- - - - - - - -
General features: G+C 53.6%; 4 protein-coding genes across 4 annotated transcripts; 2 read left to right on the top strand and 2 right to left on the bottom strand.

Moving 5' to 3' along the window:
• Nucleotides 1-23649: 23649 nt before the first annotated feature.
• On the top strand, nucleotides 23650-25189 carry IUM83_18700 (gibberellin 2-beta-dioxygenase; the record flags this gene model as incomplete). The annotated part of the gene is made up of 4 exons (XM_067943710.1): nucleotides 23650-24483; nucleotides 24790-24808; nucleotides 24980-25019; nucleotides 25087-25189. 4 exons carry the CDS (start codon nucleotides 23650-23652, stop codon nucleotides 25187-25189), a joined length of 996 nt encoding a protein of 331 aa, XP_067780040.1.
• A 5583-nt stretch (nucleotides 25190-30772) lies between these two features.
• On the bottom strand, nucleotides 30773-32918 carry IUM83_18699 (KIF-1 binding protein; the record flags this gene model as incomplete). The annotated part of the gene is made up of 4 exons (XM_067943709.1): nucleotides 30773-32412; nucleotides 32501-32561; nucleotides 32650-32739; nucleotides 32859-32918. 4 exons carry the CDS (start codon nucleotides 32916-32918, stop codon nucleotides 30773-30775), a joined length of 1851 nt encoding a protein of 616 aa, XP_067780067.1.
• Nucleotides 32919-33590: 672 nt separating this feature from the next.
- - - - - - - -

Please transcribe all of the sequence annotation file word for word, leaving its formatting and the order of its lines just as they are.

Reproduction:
General features: G+C 53.6%; 4 protein-coding genes across 4 annotated transcripts; 2 read left to right on the top strand and 2 right to left on the bottom strand.

Moving 5' to 3' along the window:
• Nucleotides 1-23649: 23649 nt before the first annotated feature.
• On the top strand, nucleotides 23650-25189 carry IUM83_18700 (gibberellin 2-beta-dioxygenase; the record flags this gene model as incomplete). The annotated part of the gene is made up of 4 exons (XM_067943710.1): nucleotides 23650-24483; nucleotides 24790-24808; nucleotides 24980-25019; nucleotides 25087-25189. 4 exons carry the CDS (start codon nucleotides 23650-23652, stop codon nucleotides 25187-25189), a joined length of 996 nt encoding a protein of 331 aa, XP_067780040.1.
• A 5583-nt stretch (nucleotides 25190-30772) lies between these two features.
• On the bottom strand, nucleotides 30773-32918 carry IUM83_18699 (KIF-1 binding protein; the record flags this gene model as incomplete). The annotated part of the gene is made up of 4 exons (XM_067943709.1): nucleotides 30773-32412; nucleotides 32501-32561; nucleotides 32650-32739; nucleotides 32859-32918. 4 exons carry the CDS (start codon nucleotides 32916-32918, stop codon nucleotides 30773-30775), a joined length of 1851 nt encoding a protein of 616 aa, XP_067780067.1.
• Nucleotides 32919-33590: 672 nt separating this feature from the next.